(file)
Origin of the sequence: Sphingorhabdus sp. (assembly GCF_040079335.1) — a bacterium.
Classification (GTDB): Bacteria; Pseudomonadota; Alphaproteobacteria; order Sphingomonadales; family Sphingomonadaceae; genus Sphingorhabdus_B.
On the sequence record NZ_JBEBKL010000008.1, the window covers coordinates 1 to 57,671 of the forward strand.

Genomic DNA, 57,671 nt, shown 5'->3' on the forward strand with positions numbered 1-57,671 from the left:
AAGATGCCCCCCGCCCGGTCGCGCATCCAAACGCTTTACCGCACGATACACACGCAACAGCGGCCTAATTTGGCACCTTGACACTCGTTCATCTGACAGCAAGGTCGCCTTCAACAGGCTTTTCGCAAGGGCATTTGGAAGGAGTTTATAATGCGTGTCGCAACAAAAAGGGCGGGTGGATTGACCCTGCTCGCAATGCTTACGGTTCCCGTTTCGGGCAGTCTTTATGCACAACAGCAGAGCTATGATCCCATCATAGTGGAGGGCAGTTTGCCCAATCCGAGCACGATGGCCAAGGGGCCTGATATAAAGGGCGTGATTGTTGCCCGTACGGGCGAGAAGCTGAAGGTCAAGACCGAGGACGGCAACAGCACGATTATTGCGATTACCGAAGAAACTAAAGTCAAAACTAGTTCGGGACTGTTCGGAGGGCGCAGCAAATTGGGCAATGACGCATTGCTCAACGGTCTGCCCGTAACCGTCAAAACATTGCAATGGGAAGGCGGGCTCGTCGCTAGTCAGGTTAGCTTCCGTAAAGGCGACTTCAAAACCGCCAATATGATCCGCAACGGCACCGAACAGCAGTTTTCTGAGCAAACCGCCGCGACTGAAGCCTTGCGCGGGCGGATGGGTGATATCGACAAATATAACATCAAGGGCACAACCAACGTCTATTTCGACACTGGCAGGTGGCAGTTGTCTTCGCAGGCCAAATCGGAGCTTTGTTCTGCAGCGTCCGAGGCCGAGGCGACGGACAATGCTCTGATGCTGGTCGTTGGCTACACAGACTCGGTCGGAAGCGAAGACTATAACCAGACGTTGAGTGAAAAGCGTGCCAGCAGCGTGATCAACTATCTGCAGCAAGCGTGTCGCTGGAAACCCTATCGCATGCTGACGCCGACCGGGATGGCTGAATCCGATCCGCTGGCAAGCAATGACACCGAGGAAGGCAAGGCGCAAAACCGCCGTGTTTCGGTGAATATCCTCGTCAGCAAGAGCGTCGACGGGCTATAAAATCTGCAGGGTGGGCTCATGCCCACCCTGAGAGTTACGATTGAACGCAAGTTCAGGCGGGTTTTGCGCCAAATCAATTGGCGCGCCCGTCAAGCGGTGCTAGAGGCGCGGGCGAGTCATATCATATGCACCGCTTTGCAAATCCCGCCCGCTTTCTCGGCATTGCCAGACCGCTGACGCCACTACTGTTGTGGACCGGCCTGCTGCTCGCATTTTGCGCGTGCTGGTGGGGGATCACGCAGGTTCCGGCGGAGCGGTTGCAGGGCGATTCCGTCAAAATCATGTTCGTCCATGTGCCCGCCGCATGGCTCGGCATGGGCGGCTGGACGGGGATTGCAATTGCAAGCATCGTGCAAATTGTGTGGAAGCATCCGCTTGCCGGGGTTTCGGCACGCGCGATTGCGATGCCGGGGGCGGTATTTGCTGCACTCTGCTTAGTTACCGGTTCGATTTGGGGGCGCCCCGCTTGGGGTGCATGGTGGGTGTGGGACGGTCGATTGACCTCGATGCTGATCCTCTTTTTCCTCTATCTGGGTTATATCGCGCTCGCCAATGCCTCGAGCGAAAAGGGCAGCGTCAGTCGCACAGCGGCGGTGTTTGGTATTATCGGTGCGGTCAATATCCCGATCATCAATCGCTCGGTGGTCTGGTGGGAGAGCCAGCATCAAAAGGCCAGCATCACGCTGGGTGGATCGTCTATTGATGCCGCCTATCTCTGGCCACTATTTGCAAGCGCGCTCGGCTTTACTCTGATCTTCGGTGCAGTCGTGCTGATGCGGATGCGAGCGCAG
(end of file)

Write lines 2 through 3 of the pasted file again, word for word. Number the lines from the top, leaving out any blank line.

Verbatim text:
Classification (GTDB): Bacteria; Pseudomonadota; Alphaproteobacteria; order Sphingomonadales; family Sphingomonadaceae; genus Sphingorhabdus_B.
On the sequence record NZ_JBEBKL010000008.1, the window covers coordinates 1 to 57,671 of the forward strand.